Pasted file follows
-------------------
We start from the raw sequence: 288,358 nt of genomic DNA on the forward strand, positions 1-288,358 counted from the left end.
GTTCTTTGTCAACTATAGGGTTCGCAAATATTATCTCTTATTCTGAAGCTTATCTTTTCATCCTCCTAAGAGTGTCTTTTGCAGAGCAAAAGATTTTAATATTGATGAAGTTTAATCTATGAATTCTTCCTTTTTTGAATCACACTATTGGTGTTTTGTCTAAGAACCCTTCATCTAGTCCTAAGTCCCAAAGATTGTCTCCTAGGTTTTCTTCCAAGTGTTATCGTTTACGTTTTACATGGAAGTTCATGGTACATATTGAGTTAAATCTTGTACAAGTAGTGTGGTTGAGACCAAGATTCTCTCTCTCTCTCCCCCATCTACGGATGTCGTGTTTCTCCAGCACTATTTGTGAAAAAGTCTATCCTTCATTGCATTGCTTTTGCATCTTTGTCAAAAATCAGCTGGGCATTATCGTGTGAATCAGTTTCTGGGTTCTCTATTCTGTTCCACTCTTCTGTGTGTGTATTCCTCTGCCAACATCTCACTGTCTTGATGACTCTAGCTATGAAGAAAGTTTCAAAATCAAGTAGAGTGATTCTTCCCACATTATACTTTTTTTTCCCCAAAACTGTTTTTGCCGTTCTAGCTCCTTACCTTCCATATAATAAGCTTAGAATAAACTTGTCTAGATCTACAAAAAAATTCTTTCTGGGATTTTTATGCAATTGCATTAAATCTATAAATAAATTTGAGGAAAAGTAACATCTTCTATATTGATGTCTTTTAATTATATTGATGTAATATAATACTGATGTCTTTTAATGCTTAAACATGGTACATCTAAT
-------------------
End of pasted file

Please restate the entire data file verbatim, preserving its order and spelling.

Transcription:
We start from the raw sequence: 288,358 nt of genomic DNA on the forward strand, positions 1-288,358 counted from the left end.
GTTCTTTGTCAACTATAGGGTTCGCAAATATTATCTCTTATTCTGAAGCTTATCTTTTCATCCTCCTAAGAGTGTCTTTTGCAGAGCAAAAGATTTTAATATTGATGAAGTTTAATCTATGAATTCTTCCTTTTTTGAATCACACTATTGGTGTTTTGTCTAAGAACCCTTCATCTAGTCCTAAGTCCCAAAGATTGTCTCCTAGGTTTTCTTCCAAGTGTTATCGTTTACGTTTTACATGGAAGTTCATGGTACATATTGAGTTAAATCTTGTACAAGTAGTGTGGTTGAGACCAAGATTCTCTCTCTCTCTCCCCCATCTACGGATGTCGTGTTTCTCCAGCACTATTTGTGAAAAAGTCTATCCTTCATTGCATTGCTTTTGCATCTTTGTCAAAAATCAGCTGGGCATTATCGTGTGAATCAGTTTCTGGGTTCTCTATTCTGTTCCACTCTTCTGTGTGTGTATTCCTCTGCCAACATCTCACTGTCTTGATGACTCTAGCTATGAAGAAAGTTTCAAAATCAAGTAGAGTGATTCTTCCCACATTATACTTTTTTTTCCCCAAAACTGTTTTTGCCGTTCTAGCTCCTTACCTTCCATATAATAAGCTTAGAATAAACTTGTCTAGATCTACAAAAAAATTCTTTCTGGGATTTTTATGCAATTGCATTAAATCTATAAATAAATTTGAGGAAAAGTAACATCTTCTATATTGATGTCTTTTAATTATATTGATGTAATATAATACTGATGTCTTTTAATGCTTAAACATGGTACATCTAAT